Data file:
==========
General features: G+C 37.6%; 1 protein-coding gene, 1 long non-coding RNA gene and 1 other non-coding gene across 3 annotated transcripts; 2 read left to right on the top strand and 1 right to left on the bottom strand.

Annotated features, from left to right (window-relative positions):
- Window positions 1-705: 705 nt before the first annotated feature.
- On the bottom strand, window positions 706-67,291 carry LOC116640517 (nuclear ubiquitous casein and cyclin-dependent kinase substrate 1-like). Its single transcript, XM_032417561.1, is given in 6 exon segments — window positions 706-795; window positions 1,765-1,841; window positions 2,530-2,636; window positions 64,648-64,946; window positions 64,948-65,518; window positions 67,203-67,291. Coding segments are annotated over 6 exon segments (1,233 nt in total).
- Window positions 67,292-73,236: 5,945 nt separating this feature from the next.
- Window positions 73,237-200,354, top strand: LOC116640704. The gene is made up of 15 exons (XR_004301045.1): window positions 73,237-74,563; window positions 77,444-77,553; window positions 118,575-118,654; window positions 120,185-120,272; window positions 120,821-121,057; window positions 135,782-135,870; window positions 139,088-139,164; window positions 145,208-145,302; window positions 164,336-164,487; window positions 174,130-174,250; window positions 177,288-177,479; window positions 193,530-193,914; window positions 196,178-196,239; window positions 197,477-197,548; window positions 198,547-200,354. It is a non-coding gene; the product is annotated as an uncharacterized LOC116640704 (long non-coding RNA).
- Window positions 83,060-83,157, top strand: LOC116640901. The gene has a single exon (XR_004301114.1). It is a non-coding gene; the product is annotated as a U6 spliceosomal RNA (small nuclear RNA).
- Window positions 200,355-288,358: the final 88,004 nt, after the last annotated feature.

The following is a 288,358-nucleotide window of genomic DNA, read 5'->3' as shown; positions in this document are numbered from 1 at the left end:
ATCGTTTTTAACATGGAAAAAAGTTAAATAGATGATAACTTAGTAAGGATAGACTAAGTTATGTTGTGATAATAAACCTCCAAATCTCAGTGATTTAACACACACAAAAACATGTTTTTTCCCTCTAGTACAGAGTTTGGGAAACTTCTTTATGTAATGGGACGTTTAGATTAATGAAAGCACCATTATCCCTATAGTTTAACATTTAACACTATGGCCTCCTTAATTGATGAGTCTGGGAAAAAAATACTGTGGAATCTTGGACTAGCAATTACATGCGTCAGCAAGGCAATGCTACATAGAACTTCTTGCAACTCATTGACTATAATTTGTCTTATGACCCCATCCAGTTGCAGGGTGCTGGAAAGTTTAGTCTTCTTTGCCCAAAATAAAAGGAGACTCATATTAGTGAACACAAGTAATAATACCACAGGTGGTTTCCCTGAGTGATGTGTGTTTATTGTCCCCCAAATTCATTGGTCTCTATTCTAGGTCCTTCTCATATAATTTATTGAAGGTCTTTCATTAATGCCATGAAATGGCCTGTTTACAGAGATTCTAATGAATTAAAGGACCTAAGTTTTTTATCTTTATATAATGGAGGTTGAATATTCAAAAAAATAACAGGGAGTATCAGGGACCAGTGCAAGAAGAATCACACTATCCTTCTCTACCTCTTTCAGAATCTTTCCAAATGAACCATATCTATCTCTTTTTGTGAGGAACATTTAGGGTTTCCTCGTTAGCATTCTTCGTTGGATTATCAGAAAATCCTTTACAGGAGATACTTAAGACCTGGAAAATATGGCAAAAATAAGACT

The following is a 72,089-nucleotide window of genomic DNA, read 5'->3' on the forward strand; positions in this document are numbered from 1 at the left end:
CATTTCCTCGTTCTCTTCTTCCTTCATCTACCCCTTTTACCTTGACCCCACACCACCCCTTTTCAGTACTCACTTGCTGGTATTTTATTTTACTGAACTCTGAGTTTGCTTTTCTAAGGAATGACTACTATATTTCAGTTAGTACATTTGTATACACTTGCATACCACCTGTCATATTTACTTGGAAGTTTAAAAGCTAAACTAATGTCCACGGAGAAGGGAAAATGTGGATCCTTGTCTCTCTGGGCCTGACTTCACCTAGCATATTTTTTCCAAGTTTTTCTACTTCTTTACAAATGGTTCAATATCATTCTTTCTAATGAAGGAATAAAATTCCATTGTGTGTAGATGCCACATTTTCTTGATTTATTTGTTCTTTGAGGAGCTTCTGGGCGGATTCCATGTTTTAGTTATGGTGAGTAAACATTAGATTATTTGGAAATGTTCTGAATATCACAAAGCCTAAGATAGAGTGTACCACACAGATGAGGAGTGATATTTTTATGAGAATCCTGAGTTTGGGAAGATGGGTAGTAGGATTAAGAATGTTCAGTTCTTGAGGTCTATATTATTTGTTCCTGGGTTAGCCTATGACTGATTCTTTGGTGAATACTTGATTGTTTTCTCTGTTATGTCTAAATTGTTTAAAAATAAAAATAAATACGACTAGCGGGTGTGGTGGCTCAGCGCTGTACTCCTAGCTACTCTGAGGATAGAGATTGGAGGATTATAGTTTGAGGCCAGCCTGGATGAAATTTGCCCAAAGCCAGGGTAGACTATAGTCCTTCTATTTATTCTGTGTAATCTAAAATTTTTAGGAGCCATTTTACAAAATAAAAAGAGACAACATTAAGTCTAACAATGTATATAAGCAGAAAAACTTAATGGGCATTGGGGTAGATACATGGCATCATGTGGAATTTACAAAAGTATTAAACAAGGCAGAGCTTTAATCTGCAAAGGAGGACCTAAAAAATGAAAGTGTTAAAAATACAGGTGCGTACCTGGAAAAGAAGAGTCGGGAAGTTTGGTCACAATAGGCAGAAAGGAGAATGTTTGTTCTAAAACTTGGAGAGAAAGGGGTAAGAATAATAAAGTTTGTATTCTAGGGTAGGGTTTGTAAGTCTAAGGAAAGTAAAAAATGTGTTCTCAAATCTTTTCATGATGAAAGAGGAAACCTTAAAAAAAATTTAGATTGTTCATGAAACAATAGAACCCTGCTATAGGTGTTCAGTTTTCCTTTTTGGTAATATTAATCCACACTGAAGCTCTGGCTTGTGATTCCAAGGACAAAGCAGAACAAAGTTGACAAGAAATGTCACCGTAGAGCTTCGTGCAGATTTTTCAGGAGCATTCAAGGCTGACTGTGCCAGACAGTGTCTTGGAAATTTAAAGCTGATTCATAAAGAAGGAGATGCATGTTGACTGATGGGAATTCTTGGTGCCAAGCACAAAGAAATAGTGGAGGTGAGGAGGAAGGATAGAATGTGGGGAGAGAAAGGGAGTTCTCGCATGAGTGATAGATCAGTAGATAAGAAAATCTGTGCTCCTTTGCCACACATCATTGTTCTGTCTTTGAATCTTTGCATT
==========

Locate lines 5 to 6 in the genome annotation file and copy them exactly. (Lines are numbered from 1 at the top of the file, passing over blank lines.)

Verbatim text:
- Window positions 67,292-73,236: 5,945 nt separating this feature from the next.
- Window positions 73,237-200,354, top strand: LOC116640704. The gene is made up of 15 exons (XR_004301045.1): window positions 73,237-74,563; window positions 77,444-77,553; window positions 118,575-118,654; window positions 120,185-120,272; window positions 120,821-121,057; window positions 135,782-135,870; window positions 139,088-139,164; window positions 145,208-145,302; window positions 164,336-164,487; window positions 174,130-174,250; window positions 177,288-177,479; window positions 193,530-193,914; window positions 196,178-196,239; window positions 197,477-197,548; window positions 198,547-200,354. It is a non-coding gene; the product is annotated as an uncharacterized LOC116640704 (long non-coding RNA).